Rod Liddle, my old boss at the Today programme, must be enjoying himself this week. Rod’s great mission in life is epater la bourgeoisie – to provoke the middle-classes – and over the last few days, without so much as lifting a nicotine-stained finger, he has done brilliantly. The news that Rod could be the next editor of the Independent, if, as seems likely, it is taken over by Alexander Lebedev, has provoked what must have been a hugely satisfying wave of anger among some of Britain’s bien-pensant liberals.
I love the Facebook group, “If Rod Liddle becomes editor of The Independent, I will not buy it again” (translation – “I don’t actually buy The Independent now, but I sometimes read it online”). The sentiments expressed there show those fine liberal qualities – open-mindedness, judgment on the basis of all the facts rather than prejudice – at their best.
Lebedev himself, or someone claiming to be him, has posted the following Delphic comment:
“Exited by the discussion about the fate of Indy – meticulously monitoring every comment which deserves it.
Just finished reading Rod Liddle’s book of stories “Too Beautiful for You”. Controversial? Yes. Talanted?. Yes.
Looking forward to more advice.”
I think the Indy’s current capo, Roger Alton, is a great editor – and also very well liked by his staff. If Lebedev takes over the paper, he should keep Alton. But if Lebedev does want a change, he could do a lot worse than Rod.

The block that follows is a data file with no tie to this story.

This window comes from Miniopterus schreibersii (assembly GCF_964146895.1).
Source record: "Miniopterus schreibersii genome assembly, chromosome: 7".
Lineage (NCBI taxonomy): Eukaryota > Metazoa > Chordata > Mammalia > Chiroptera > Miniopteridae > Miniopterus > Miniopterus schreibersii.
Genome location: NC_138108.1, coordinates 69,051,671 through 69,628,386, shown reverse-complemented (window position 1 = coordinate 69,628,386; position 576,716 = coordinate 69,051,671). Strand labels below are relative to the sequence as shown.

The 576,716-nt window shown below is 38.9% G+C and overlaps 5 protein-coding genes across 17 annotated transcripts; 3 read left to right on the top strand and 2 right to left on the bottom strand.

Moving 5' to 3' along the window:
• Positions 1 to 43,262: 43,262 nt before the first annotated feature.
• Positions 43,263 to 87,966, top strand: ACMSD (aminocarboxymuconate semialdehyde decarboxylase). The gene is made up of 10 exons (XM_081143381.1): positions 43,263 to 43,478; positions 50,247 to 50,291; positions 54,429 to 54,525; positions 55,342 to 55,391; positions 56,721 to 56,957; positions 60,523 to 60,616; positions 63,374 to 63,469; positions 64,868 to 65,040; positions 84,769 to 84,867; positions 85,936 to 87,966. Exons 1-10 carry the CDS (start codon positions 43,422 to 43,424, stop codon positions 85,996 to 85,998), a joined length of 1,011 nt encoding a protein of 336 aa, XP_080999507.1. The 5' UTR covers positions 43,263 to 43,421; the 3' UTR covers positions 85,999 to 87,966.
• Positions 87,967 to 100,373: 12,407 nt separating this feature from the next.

I had dinner with one of my ex-Today colleagues, a senior editor on the programme, last night. We are both, I suppose, liberals, but we both agreed that Rod was a great editor of Today. He could be rough with some of the younger staff, but he was full of ideas. Working for him was exciting and rigorous, and so was his programme. He got noticed and he made waves (and no, not those waves – Hutton was after he left.) That’s the kind of thing the Independent arguably needs if it is not to slip from view.
I’m not sure what Rod’s politics really are, if any – he certainly never struck me as particularly right-wing when I worked for him. For every rather unpleasant reactionary piece he’s written you can find a progressive one too. Lefty tribalists shouldn’t forget, either, that he used to write speeches for Labour MPs, and lost his Today job for attacking the Tory party in his then Guardian column. His main political aim is simply to wind people up.
Rather like the Observer, another threatened title, the Indy sits on the fault-line between “liberal” and “left-wing.” Not all left-wingers are liberals, and not all liberals are left-wing. The Indy can’t survive as a copy of the Guardian; it needs to be what it was at the beginning, a genuinely independent, liberal paper. Rod might make it that.
PS: This is not an application for a job, by the way. Look at the top of the column – I’ve got a job.
PPS: Late update: the Rod-hating Mail on Sunday columnist, Suzanne Moore, is claiming on Twitter that she has got the gig. Is this, too, a wind-up?